Vacation In A Country Of Windmills And Cheese
Travelers who enjoy meeting people and absorbing different ways of life should definitely consider the Netherlands for their next vacation. This small, but culturally and geographically diverse country often referred as Holland, which gave birth to Rembrandt, Van Gogh and Mata Hari, conquered the sea and championed the tulip, certainly is worth a visit. Holland has a variety of unique attributes to offer its visitors, from medieval castles and ancient towns to dense forests and scenic caves to world-class art and trendy nightclubs to traditional cheese markets and top-notch restaurants. Whether your dream vacation about, sailing or bicycling, sightseeing, partying or just relaxing on a beach – the country of windmills can make your dream come true.
- Amsterdam In One Day
If you only have one day in Amsterdam, where you should go and what the city’s are absolute must-sees.
Sightseeing in Holland
Amsterdam, the city of charming canals and bridges, beautiful parks and historical buildings, absolute paradise for museum and party lovers, is definitely number one city to visit in Holland. The city has more specialty museums than any other city of its size. From Rembrandt and Van Gogh to marijuana and sex, from houseboats and diamonds to tropical life and modern art, you can easily find a museum to suit your interest. If museums are not your thing, then maybe picturesque Amsterdam canals are. They are the reason why Amsterdam calls the “Venice of the North”, they are what makes the city so unique and attractive. And of course Amsterdam is famous for its intensive and diverse nightlife. There are around 1,200 bars in Amsterdam and there is no surprise that a local says “The café is my church”. Amsterdammers combat excessive drinking by eating. The city has about 900 restaurants that offer a variety of different cuisines, from traditional French and Argentinian to authentic Dutch and Indonesian. To try the rijsttafel, an exotic Indonesian fare, is a must when in Amsterdam.
Haarlem is an interesting historic town on the River Spaarne. Although only a 15-minute train journey from Amsterdam, Haarlem still seems very much like 17th century town with the brick-paved lanes, ancient forests, old interesting shops and antique dealers. The Grote Markt (Main Square) still look very much as it did in the 17th century townscapes of Gerrit Berckheyde in the Frans Hals Museum, the most famous museum in town and one of the best in the country. Just west of Haarlem is the popular North Sea resort of Zandvoort, where you can see what Amsterdammers get up to at the beach.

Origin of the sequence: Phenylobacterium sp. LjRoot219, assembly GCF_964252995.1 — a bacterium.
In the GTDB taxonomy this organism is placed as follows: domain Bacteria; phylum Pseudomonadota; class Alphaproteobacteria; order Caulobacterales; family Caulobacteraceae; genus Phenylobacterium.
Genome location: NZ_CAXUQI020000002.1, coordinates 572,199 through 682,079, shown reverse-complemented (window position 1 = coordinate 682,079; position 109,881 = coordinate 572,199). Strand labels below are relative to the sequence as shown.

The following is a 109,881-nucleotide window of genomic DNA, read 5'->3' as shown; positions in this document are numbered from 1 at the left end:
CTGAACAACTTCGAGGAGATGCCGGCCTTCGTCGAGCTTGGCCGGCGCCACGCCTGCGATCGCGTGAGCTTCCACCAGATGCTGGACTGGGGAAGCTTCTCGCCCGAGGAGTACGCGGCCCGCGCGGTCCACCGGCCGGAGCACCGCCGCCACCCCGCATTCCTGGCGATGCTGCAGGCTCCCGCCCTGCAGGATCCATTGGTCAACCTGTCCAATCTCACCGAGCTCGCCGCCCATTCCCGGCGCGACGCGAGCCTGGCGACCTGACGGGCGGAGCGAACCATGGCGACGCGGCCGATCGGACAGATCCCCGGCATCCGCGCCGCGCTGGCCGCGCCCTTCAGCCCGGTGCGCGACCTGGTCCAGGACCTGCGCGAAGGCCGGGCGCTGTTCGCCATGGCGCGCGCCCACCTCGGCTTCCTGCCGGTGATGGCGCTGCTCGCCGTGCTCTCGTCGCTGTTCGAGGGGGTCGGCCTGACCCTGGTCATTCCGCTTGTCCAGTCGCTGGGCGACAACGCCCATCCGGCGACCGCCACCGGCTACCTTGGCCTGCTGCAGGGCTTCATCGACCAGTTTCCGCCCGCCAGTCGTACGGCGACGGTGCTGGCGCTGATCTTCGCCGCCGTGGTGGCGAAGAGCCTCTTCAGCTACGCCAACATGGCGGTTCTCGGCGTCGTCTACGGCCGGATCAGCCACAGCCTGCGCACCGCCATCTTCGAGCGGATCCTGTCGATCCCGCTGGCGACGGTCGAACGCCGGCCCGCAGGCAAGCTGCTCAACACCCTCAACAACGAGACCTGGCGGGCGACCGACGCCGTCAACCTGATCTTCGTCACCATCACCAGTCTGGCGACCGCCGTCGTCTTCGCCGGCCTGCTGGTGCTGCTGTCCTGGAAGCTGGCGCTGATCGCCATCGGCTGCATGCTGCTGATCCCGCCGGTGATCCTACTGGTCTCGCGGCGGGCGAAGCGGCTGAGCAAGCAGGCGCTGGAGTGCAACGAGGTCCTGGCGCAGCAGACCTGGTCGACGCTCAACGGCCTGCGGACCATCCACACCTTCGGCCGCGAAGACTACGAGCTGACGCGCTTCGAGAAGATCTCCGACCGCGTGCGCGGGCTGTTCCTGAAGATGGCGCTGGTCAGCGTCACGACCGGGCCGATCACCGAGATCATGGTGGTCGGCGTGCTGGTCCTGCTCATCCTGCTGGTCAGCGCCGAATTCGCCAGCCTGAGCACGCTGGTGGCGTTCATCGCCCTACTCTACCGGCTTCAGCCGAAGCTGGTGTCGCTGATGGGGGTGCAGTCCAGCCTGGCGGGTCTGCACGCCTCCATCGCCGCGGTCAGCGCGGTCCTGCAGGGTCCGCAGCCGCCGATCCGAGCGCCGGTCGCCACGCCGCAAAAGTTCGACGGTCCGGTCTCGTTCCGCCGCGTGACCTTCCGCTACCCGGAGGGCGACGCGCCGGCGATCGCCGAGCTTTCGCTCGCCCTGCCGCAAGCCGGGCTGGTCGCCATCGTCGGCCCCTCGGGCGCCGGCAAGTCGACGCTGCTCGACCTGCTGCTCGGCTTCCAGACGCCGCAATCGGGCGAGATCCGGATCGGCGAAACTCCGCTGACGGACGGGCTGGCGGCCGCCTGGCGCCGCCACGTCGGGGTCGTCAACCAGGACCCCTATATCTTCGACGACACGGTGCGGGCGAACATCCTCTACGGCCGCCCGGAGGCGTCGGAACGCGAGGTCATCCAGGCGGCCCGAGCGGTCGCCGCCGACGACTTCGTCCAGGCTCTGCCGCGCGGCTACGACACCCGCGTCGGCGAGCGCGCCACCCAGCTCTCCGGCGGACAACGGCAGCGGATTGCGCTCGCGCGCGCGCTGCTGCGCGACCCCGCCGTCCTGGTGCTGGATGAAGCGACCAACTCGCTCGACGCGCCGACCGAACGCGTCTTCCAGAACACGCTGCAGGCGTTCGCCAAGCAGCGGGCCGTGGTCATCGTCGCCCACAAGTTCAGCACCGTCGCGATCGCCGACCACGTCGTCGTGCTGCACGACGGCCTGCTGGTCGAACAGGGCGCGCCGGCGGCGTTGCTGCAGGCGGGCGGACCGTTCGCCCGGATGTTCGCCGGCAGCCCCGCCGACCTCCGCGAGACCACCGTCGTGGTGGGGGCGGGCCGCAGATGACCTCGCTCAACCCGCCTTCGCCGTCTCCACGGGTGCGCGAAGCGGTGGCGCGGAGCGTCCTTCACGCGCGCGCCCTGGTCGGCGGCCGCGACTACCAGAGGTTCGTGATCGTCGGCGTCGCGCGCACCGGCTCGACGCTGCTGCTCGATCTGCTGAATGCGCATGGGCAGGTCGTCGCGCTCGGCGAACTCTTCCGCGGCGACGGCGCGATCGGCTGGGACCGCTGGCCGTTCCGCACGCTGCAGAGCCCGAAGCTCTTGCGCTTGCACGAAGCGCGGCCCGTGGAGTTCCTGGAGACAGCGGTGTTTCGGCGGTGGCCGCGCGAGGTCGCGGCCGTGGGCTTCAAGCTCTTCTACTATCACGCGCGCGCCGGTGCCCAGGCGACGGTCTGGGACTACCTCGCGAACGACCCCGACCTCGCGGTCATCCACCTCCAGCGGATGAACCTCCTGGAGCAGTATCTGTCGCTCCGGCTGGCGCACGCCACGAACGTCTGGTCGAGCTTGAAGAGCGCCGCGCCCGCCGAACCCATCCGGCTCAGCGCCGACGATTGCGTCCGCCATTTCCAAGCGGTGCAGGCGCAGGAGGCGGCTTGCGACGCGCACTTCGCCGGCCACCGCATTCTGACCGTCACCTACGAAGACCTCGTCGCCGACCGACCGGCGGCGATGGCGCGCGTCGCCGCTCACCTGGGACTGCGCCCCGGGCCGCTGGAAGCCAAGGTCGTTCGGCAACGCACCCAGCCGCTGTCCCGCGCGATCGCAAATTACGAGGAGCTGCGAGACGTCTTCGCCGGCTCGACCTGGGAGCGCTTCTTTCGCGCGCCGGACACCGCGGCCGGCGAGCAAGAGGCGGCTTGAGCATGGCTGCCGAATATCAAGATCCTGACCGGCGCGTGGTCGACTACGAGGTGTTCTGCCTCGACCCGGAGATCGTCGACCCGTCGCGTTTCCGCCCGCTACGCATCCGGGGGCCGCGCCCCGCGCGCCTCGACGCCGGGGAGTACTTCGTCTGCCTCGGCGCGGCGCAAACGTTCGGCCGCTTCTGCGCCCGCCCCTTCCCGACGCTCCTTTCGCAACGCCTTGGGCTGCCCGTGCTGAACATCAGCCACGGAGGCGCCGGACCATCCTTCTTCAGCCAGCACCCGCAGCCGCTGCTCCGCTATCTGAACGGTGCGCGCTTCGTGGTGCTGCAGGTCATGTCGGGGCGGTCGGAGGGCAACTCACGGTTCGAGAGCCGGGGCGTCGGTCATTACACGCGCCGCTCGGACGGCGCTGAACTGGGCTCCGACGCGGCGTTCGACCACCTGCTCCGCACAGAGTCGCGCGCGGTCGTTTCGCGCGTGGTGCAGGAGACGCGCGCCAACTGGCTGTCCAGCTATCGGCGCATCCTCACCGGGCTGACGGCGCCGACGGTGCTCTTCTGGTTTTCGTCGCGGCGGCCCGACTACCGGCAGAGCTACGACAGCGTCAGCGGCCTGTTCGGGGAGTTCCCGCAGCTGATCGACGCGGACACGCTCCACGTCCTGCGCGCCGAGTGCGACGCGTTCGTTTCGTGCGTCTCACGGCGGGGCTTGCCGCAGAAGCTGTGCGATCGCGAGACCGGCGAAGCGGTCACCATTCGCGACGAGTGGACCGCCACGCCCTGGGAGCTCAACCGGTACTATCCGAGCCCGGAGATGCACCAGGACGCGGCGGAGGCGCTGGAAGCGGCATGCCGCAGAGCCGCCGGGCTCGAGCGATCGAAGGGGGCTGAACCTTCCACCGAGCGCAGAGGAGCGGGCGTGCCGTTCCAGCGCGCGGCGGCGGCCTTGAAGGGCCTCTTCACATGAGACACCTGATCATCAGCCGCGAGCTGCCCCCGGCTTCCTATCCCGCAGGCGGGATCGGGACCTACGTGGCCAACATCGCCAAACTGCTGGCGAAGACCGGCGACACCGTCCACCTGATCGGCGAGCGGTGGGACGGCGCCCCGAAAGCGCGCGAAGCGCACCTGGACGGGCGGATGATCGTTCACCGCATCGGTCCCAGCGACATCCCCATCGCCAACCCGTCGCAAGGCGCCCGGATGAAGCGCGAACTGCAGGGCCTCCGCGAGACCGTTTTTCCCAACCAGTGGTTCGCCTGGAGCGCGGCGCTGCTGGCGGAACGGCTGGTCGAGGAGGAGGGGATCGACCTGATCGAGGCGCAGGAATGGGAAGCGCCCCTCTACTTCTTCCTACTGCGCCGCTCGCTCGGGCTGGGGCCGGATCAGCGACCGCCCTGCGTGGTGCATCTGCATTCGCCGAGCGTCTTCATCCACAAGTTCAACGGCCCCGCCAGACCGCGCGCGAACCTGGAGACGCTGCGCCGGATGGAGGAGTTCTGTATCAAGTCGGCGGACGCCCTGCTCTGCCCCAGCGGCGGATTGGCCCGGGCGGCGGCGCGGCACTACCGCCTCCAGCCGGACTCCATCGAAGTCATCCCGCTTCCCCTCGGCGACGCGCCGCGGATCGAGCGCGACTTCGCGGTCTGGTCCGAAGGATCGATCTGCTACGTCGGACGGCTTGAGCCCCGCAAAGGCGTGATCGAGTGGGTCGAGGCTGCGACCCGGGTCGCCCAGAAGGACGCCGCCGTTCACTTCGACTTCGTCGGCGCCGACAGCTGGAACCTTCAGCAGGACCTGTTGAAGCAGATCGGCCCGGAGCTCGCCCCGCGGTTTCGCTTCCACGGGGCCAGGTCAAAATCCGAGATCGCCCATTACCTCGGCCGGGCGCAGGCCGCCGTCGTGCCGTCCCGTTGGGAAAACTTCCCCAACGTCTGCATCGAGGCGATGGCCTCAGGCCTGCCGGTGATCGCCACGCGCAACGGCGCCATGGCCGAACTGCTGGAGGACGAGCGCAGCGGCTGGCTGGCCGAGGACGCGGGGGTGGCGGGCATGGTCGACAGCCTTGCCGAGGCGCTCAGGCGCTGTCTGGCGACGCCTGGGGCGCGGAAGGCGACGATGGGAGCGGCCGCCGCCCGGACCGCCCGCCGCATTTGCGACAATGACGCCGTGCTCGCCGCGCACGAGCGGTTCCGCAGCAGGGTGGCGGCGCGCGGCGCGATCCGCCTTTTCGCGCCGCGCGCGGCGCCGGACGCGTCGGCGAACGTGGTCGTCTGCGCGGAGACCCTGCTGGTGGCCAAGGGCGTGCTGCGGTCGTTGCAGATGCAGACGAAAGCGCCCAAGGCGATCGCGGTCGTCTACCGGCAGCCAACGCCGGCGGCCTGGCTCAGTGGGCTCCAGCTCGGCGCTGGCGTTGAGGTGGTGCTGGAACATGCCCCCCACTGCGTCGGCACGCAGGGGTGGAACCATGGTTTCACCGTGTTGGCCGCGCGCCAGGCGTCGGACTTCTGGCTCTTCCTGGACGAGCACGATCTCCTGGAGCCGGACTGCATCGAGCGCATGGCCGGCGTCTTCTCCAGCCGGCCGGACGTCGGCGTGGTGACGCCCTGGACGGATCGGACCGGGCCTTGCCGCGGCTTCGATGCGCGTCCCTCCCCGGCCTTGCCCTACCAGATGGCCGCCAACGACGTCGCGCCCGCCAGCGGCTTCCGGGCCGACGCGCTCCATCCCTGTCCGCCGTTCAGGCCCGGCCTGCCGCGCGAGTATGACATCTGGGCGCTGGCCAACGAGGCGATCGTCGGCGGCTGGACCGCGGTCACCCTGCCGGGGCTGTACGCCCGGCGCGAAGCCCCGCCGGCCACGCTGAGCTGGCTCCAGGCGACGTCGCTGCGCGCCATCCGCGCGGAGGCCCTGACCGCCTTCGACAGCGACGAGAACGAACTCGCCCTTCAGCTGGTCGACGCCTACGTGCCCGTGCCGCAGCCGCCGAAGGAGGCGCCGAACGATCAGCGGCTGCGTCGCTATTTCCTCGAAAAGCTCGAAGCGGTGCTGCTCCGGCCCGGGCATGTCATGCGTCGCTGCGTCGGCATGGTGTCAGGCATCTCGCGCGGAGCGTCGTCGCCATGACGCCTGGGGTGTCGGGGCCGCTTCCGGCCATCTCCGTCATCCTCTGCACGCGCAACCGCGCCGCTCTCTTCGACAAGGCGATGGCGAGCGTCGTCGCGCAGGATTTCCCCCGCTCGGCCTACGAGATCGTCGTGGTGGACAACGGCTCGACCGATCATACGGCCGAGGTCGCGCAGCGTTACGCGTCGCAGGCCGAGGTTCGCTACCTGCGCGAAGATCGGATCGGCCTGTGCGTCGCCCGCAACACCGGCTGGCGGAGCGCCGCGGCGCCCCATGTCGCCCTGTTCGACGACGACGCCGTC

Delft, a picturesque town situated on the River Vliet, is a perfect place to visit if you are staying in The Hague or Rotterdam. This pleasant old town, the home town of Vermeer, has changed very little since Vermeer painted The View of Delft. A walk along Oude Delft, a narrow leafy canal, will take you back in time and show some of the most interesting buildings in the city.
Utrecht is one of the oldest cities in the Netherland. It stands on a tributary of the Rhine and was founded in AD 47 as a Roman garrison. A walk along Oudergracht, the oldest canal in the city, will give you a great tour of the old city. But the most romantic way to see the city of Utrecht is by horse-drawn carriage. The beautiful Gelderland horses will take you around the outer canals, parks, narrow alleyways, the inner canals and most impressive buildings of Utrecht. The city is full of beautiful churches, monasteries, castles and convents dated as far as 11th century. There are plenty hotels in Utrecht for your convenience, so you can spend a few days in this beautiful old city.
Lisse, more than 800 years old small town in South Holland, is a very popular tourist destination, thanks to proximity to Keukenhof, the world's largest flower garden. Also known as the Garden of Europe, Keukenhof has approximately 7 million flower bulbs, which attract a lot of visitors in April and May, when all of bulbs in astonishing blooming. You can rent a bicycle and ride on the tracks in the tulip fields and make it a life time experience.
Cycling in Holland